What's new in Microsoft Sentinel

This article lists recent features added for Microsoft Sentinel, and new features in related services that provide an enhanced user experience in Microsoft Sentinel.

The listed features were released in the last three months. For information about earlier features delivered, see our Tech Community blogs.


For information about feature availability in US Government clouds, see the Microsoft Sentinel tables in Cloud feature availability for US Government customers.

November 2022

Common Event Format (CEF) via AMA (Preview)

The Common Event Format (CEF) via AMA connector allows you to quickly filter and upload logs over CEF from multiple on-premises appliances to Microsoft Sentinel via the Azure Monitor Agent (AMA).

The AMA supports Data Collection Rules (DCRs), which you can use to filter the logs before ingestion, for quicker upload, efficient analysis, and querying.

Monitor the health of automation rules and playbooks

To ensure proper functioning and performance of your security orchestration, automation, and response operations in your Microsoft Sentinel service, keep track of the health of your automation rules and playbooks by monitoring their execution logs.

Set up notifications of health events for relevant stakeholders, who can then take action. For example, define and send email or Microsoft Teams messages, create new tickets in your ticketing system, and so on.

Updated Microsoft Sentinel Logstash plugin

A new version of the Microsoft Sentinel Logstash plugin leverages the new Azure Monitor Data Collection Rules (DCR) based Logs Ingestion API. The new plugin:

  • Provides data transformation capabilities like filtering, masking, and enrichment.
  • Allows full control over the output schema, including configuration of the column names and types.
  • Can forward logs from external data sources into both custom tables and standard tables.
  • Provides performance improvements, compression, and better telemetry and error handling.

October 2022

Account enrichment fields removed from Azure AD Identity Protection connector

As of September 30, 2022, alerts coming from the Azure Active Directory Identity Protection connector no longer contain the following fields:

  • CompromisedEntity
  • ExtendedProperties["User Account"]
  • ExtendedProperties["User Name”]

We are working to adapt Microsoft Sentinel's built-in queries and other operations affected by this change to look up these values in other ways (using the IdentityInfo table).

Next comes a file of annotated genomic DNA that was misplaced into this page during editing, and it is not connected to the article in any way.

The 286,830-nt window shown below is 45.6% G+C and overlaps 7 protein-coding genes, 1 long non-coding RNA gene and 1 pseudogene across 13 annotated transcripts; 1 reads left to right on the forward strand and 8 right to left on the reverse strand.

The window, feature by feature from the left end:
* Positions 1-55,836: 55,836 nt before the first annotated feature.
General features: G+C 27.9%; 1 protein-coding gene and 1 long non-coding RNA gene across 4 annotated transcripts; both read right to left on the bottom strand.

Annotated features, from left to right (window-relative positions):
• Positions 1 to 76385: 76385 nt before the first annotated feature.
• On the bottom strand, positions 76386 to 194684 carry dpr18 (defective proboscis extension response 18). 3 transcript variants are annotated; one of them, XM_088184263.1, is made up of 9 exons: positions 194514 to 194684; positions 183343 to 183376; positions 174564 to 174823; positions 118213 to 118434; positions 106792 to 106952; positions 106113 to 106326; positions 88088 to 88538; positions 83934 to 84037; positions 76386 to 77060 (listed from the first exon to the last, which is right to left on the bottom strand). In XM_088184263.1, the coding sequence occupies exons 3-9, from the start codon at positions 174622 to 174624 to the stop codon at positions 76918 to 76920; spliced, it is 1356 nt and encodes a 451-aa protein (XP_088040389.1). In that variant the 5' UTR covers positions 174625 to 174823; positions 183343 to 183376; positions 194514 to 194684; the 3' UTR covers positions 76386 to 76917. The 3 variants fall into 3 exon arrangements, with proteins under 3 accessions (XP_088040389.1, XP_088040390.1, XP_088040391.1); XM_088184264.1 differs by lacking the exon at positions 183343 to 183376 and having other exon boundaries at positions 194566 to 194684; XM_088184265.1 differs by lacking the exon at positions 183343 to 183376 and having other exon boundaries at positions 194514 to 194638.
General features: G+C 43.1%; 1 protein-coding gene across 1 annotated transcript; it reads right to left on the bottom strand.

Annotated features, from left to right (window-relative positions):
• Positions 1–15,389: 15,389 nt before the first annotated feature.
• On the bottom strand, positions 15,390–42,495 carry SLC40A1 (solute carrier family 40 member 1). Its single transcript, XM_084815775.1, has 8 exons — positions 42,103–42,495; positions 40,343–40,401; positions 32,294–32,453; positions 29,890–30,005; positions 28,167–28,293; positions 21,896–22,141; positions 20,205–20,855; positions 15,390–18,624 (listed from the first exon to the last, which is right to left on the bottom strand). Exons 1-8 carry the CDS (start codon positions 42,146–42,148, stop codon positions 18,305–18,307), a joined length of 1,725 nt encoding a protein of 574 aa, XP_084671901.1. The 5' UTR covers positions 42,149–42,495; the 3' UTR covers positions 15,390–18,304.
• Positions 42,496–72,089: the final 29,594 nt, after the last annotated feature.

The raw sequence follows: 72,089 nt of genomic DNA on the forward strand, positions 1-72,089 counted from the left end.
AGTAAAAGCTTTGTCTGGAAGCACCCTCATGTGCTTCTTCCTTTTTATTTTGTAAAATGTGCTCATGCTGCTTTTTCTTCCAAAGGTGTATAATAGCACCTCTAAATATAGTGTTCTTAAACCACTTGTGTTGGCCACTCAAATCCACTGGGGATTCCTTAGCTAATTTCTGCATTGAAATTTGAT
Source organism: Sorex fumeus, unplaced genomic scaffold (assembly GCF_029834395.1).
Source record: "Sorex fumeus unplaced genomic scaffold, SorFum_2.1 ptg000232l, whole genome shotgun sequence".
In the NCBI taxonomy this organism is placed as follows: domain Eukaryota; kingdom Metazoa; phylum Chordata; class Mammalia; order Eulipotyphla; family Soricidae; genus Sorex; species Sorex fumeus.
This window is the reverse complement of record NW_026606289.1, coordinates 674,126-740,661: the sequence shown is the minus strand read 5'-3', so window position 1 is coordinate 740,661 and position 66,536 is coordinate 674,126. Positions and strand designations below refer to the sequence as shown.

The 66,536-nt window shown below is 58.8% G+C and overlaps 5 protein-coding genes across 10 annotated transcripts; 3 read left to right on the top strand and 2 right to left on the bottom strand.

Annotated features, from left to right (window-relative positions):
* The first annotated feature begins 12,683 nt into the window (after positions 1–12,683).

In the meantime, or if you've built any custom queries or rules directly referencing these fields, you'll need another way to get this information. Use the following two-step process to have your queries look up these values in the IdentityInfo table:

  1. If you haven't already, enable the UEBA solution to sync the IdentityInfo table with your Azure AD logs. Follow the instructions in this document.
    (If you don't intend to use UEBA in general, you can ignore the last instruction about selecting data sources on which to enable entity behavior analytics.)

  2. Incorporate the query below in your existing queries or rules to look up this data by joining the SecurityAlert table with the IdentityInfo table.

    | where TimeGenerated > ago(7d)
    | where ProductName == "Azure Active Directory Identity Protection"
    | mv-expand Entity = todynamic(Entities)
    | where Entity.Type == "account"
    | extend AadTenantId = tostring(Entity.AadTenantId)
    | extend AadUserId = tostring(Entity.AadUserId)
    | join kind=inner (
        | where TimeGenerated > ago(14d)
        | distinct AccountTenantId, AccountObjectId, AccountUPN, AccountDisplayName
        | extend UserAccount = AccountUPN
        | extend UserName = AccountDisplayName
        | where isnotempty(AccountDisplayName) and isnotempty(UserAccount)
        | project AccountTenantId, AccountObjectId, UserAccount, UserName
        $left.AadTenantId == $right.AccountTenantId,
        $left.AadUserId == $right.AccountObjectId
    | extend CompromisedEntity = iff(CompromisedEntity == "N/A" or isempty(CompromisedEntity), UserAccount, CompromisedEntity)
    | project-away AadTenantId, AadUserId, AccountTenantId, AccountObjectId

For information on looking up data to replace enrichment fields removed from the UEBA UserPeerAnalytics table, See Heads up: Name fields being removed from UEBA UserPeerAnalytics table for a sample query.

Microsoft 365 Defender now integrates Azure Active Directory Identity Protection (AADIP)

As of October 24, 2022, Microsoft 365 Defender will be integrating Azure Active Directory Identity Protection (AADIP) alerts and incidents. Customers can choose between three levels of integration:

  • Show high-impact alerts only (Default) includes only alerts about known malicious or highly suspicious activities that might require attention. These alerts are chosen by Microsoft security researchers and are mostly of Medium and High severities.
  • Show all alerts includes all AADIP alerts, including activity that might not be unwanted or malicious.
  • Turn off all alerts disables any AADIP alerts from appearing in your Microsoft 365 Defender incidents.

Microsoft Sentinel customers (who are also AADIP subscribers) with Microsoft 365 Defender integration enabled will automatically start receiving AADIP alerts and incidents in their Microsoft Sentinel incidents queue. Depending on your configuration, this may affect you as follows:

  • If you already have your AADIP connector enabled in Microsoft Sentinel, and you've enabled incident creation, you may receive duplicate incidents. To avoid this, you have a few choices, listed here in descending order of preference:

    Preference Action in Microsoft 365 Defender Action in Microsoft Sentinel
    1 Keep the default AADIP integration of Show high-impact alerts only. Disable any Microsoft Security analytics rules that create incidents from AADIP alerts.
    2 Choose the Show all alerts AADIP integration. Create automation rules to automatically close incidents with unwanted alerts.